MILFORD — As soon as the voice on the phone asked Rabbi Schneur Wilhelm if he was in his synagogue Sunday morning, he knew there was trouble.
It was the fire department. Wilhelm put down the phone and ran around the corner to the historic Hebrew Congregation of Woodmont to see flames and smoke billowing from the windows.
As a suspected electrical fire gutted the Edgefield Avenue structure, firefighters asked if anything in the building needed to be removed. The torahs, said Wilhelm and other congregants who rushed to the scene.
Firefighters Michael Dunn and Matt Ramos, along with Fire Lt. Steve Romano, ran into the temple once the bulk of the fire was knocked down and carried out the synagogue’s two torahs, according to the fire department.
Elaine Wasserman, who has been a congregant since she was a child, was touched by the firefighters’ action.
“I asked one of them if he was Jewish. He said no, but that his wife’s roommate was. He knew they were important,” Wasserman said, calling the synagogue her second home. She was among a number of congregants who ran to the synagogue as soon as they heard.
Wilhelm said the torahs were dripping wet when they emerged, but credited their survival to an act of God.
“They looked damaged, but the extent to which, we don’t know,” said Wilhelm, who was thankful no one was hurt.
The fire remains under investigation, but the rabbi said it appears to have been an electrical fire and not arson. The building, which until six years ago was used exclusively during the summer, uses space heaters in colder months, according to Chanie Wilhelm, the rabbi’s wife. She said the heaters were turned off after sundown Saturday.
The fire was called in by a police officer who saw smoke as he was working a road race that went past the synagogue about 9:20 a.m. Sunday.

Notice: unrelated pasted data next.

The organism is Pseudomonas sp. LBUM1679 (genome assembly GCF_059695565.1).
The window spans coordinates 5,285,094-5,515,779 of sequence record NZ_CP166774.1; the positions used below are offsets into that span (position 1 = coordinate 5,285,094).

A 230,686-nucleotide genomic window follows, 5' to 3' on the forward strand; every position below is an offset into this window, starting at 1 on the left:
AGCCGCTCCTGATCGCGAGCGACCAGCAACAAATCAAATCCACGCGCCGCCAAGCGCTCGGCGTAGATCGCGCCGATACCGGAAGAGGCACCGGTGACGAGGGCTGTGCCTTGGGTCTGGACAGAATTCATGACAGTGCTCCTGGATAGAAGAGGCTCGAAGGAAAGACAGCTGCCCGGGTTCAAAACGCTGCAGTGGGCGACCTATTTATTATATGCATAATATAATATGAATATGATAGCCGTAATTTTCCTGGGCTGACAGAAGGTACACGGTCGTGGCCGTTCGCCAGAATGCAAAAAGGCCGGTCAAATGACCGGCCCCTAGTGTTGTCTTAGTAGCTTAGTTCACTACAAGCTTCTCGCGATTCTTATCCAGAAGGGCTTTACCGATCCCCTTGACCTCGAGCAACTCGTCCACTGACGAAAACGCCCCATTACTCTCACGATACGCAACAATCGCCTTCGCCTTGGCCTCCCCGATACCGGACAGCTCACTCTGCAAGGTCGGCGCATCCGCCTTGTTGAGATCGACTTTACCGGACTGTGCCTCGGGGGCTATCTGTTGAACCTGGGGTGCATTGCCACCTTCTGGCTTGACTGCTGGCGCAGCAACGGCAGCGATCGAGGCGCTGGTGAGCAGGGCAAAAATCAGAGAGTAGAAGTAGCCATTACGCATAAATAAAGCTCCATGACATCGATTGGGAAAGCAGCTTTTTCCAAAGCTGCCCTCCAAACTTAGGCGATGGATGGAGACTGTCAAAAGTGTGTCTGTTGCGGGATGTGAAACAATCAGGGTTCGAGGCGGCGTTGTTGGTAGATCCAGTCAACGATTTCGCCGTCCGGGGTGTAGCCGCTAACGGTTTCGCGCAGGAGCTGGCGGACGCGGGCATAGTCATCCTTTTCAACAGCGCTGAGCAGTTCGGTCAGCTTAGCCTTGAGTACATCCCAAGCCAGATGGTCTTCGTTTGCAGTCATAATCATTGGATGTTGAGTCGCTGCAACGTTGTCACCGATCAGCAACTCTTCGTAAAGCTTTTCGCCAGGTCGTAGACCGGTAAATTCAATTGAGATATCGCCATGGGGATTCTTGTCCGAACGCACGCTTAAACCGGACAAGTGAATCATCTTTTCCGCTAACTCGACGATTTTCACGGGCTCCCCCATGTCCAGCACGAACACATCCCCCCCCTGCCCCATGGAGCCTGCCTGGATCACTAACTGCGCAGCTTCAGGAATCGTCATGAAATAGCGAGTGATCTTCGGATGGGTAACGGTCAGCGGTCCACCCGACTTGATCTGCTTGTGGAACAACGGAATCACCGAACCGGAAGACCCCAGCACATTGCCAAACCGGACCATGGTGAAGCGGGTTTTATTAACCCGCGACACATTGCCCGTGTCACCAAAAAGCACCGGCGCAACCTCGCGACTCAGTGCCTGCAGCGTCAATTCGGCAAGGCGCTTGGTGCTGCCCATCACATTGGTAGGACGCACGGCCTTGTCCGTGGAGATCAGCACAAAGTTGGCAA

The 86-year-old structure was gutted, according to Joel Levitz, president of the congregation. “Everything is gone. The prayer books, the stands, lecterns. There is nothing left. It is just a shell,” he said. All but two of the structure’s stained glass windows appeared to be destroyed as well.
Levitz said in addition to checking on the condition of the torahs with a scribe in New York, the congregation will have to bury damaged prayer books and prayer shawls.
“There is a lot to do,” said Levitz, who vowed the congregation will not only rebuild, but will find a place to hold services by next Saturday. He said state Sen. Gayle Slossberg came to the scene and promised to help them find an alternative place to pray.
“It could be in someone’s home. In a nearby condo association social room. We will find a place,” Levitz said.
The synagogue was built in 1926 and has an open membership. Most Saturdays, 20 to 30 people attend. On the High Holy Days, the number can swell to 150, requiring the congregation to use an adjoining social hall instead, said Wilhelm, who became the congregation’s first full-time rabbi 6½ years ago.
Source: The CT Post